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Observational study of the relationship between nurse staffing levels and compliance with mandatory nutritional assessments in hospital.

Recio-Saucedo, A., Smith, G. B., Redfern, O., Maruotti, A., Griffiths, P. and Missed Care Study Group, , 2021. Observational study of the relationship between nurse staffing levels and compliance with mandatory nutritional assessments in hospital. Journal of Human Nutrition and Dietetics. (In Press)

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DOI: 10.1111/jhn.12847

Abstract

BACKGROUND: In the UK, it is recommended that hospital patients have their nutritional status assessed within 24 h of admission using the Malnutrition Universal Screening Tool (MUST). The present study aimed to examine the association between nurse staffing levels and missed nutritional status assessments. METHODS: A single-centre, retrospective, observational study was employed using routinely collected MUST assessments from 32 general adult hospital wards over 2 years, matched to ward nurse staffing levels. We used mixed-effects logistic regression to control for ward characteristics and patient factors. RESULTS: Of 43 451 instances where staffing levels could be linked to a patient for whom an assessment was due, 21.4% had no MUST score recorded within 24 h of admission. Missed assessments varied between wards (8-100%). There was no overall association between registered nurse staffing levels and missed assessments; although higher admissions per registered nurse were associated with more missed assessments [odds ratio (OR) = 1.09, P = 0.005]. Higher healthcare assistant staffing was associated with lower rates of missed assessments (OR = 0.80, P < 0.001). There was a significant interaction between registered nurses and healthcare assistants staffing levels (OR = 0.97, P = 0.011). CONCLUSIONS: Despite a written hospital policy requiring a nutritional assessment within 24 h of admission, missed assessments were common. The observed results show that compliance with the policy for routine MUST assessments within 24 h of hospital admission is sensitive to staffing levels and workload. This has implications for planning nurse staffing.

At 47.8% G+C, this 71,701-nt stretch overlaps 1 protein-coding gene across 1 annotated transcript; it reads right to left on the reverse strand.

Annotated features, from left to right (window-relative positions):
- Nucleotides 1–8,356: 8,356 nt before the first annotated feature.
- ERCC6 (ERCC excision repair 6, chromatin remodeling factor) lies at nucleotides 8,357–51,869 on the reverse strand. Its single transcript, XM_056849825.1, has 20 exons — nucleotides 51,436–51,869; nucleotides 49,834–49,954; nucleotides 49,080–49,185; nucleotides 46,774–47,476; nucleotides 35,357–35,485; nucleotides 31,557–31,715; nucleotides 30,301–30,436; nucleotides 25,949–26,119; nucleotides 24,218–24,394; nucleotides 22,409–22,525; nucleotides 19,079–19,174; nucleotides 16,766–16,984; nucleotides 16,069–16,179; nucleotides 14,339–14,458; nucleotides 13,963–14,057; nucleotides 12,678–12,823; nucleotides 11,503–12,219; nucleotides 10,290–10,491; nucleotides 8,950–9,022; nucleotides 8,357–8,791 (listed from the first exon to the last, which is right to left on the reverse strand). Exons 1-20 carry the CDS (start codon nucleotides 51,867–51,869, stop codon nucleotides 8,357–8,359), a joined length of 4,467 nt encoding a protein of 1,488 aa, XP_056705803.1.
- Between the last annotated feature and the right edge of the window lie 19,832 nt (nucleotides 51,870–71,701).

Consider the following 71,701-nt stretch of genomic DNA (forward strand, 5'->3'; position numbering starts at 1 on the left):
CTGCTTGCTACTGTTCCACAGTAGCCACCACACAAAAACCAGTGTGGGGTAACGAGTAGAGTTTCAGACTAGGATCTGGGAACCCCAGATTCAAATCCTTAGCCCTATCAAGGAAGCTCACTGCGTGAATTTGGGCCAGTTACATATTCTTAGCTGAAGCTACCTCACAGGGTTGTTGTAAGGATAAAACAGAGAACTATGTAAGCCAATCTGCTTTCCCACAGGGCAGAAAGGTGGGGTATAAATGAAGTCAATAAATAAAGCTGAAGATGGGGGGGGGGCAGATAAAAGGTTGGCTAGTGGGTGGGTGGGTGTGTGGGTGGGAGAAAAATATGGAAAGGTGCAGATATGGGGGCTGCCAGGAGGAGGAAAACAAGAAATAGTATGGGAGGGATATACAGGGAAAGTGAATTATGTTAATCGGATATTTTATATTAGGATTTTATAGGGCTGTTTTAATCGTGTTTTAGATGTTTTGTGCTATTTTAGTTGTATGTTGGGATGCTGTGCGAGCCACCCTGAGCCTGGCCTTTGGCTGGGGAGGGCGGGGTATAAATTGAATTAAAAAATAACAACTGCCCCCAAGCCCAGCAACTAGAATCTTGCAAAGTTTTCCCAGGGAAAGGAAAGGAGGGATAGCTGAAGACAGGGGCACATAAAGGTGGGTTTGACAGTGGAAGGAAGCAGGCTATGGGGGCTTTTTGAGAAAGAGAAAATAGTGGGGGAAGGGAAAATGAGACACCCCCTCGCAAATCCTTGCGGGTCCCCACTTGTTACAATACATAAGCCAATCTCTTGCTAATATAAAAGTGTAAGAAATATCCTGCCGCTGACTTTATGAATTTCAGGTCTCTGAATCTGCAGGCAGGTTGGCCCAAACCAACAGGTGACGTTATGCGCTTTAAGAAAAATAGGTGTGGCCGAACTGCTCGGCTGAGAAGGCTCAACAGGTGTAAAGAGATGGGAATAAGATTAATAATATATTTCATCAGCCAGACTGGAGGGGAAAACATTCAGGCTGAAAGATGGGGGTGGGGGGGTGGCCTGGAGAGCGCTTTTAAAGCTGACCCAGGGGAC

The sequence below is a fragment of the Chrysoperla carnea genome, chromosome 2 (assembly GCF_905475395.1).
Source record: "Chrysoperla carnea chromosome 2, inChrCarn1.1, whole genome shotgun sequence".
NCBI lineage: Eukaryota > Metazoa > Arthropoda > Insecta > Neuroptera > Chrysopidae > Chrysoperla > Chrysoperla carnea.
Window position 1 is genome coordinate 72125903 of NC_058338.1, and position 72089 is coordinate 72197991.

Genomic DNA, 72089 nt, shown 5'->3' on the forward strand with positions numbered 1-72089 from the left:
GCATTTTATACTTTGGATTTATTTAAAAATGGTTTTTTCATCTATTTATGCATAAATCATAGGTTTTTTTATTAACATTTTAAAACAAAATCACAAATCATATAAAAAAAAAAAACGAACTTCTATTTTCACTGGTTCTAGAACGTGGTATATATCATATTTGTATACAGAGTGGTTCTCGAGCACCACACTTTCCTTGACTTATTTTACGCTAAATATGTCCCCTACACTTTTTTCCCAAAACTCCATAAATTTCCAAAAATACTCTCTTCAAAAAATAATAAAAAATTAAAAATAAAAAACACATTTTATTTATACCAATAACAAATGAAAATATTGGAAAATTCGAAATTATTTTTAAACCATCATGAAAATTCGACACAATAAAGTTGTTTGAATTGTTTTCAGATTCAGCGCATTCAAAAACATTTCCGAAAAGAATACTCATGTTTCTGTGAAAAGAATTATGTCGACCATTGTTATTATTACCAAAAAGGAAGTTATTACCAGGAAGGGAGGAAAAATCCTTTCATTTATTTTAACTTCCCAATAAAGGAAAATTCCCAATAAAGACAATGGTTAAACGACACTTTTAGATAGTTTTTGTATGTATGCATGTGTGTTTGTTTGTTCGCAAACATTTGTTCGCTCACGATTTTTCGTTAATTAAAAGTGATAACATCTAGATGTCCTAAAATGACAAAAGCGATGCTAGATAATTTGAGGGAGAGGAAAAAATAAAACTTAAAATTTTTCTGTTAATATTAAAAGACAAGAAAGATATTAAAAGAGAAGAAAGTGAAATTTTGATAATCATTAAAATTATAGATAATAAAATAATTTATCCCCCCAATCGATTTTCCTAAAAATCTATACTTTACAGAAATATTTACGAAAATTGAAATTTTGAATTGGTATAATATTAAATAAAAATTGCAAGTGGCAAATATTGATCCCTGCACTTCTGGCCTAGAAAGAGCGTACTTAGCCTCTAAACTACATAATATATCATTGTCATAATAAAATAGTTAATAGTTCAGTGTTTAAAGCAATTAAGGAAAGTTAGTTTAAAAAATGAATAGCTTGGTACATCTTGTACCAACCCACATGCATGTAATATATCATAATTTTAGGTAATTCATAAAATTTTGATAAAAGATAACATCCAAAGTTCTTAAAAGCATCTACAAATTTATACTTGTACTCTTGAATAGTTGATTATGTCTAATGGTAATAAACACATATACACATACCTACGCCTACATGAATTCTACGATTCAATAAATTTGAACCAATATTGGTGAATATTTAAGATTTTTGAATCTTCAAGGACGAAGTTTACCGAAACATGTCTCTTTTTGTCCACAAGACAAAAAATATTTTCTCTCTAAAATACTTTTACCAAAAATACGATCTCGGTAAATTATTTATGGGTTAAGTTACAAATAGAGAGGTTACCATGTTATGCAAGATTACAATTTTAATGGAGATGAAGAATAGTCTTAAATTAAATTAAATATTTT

Item Type:Article
ISSN:0952-3871
Uncontrolled Keywords:hospital care ; missed care ; nursing workforce ; nutrition assessments ; patient outcomes
Group:Faculty of Health & Social Sciences
ID Code:35036
Deposited By: Unnamed user with email symplectic@symplectic
Deposited On:12 Jan 2021 13:16
Last Modified:12 Jan 2021 13:16

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